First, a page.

Fort Hood "Hug Lady" honored with plaque at Gray Airfield

People embracing and shaking hands is a pretty common sight at any airport. Those given Monday at Fort Hood's Gray Airfield were done in remembrance of possibly one of the greatest huggers of all time. 

An unveiling ceremony was held for Elizabeth Laird, known as the Hug Lady. A plaque was placed by the door to the Deployment Room at Larkin Terminal. 

Her daughter during the ceremony said each embrace came with a prayer. 

"Mother believed in the protection of Psalm 91, that’s why it was so important, every time someone was deployed she handed them a Psalm 91 card,” said Susan Dewees-Taylor.

Fort Hood Commanding General Robert White said the small woman had a big impact. White estimates she hugged more than 500,000 troops as they left for missions and later returned.

"Put that in perspective, the active component of your Army, is not yet even at 470,000, she hugged the entire army over the 12 years she was doing this,” White said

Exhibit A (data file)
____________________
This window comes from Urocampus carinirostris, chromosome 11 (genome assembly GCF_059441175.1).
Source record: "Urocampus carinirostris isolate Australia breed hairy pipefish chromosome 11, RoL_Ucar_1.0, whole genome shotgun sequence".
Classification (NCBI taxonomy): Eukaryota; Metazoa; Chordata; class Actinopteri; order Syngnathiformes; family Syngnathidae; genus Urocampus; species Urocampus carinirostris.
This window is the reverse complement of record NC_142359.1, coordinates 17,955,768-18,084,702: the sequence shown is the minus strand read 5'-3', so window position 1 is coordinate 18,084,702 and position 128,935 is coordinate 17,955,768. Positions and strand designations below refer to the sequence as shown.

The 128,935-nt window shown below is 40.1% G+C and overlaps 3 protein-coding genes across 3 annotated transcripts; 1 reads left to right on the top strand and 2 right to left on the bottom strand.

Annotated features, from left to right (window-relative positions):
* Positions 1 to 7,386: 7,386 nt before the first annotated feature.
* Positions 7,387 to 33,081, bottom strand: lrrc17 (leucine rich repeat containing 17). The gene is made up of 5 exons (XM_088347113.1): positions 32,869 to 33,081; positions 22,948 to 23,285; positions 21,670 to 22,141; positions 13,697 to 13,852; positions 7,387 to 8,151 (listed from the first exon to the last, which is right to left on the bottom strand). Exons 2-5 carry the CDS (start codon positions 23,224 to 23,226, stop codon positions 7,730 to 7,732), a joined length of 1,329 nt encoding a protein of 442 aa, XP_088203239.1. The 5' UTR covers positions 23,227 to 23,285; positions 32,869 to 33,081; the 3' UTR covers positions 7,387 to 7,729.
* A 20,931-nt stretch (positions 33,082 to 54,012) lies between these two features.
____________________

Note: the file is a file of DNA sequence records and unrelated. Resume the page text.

Laird started hugging soldiers in 2003; at the time she was a volunteer with the Salvation Army. She never missed a flight and gave out hugs until her death in 2015. Some of those who got one returned Monday and explained why such a simple act is so special.

"It meant a foretaste of like, my wife is not here, my children are not here ... but God's presence is here,” said Army Chaplain Col. Brian Chepey.

The hugs also had a lasting effect, according to Col. Myles Caggins.

"You feel the embrace long after the hug, because you think on those days when you're lonely or hot, or boring or scary, that somebody cares about you, at least one person,” Caggins said.

A private group is in the process of raising money for a statue. While Laird’s family supports that idea, they say the big idea behind the small plaque at the terminal is more important. The family worked with the Army on how to honor her before her death.

"She would say it’s too much,” said Laird’s son Richard Dewees.

Her daughter agreed, but added her mother would be thankful and humbled. Both believe their mother would want the hugs to continue, and say it doesn't matter where or when they are done.

"We as a whole when we see somebody we should go up there and hug them and thank them for all they do,” said Susan Dewees-Taylor.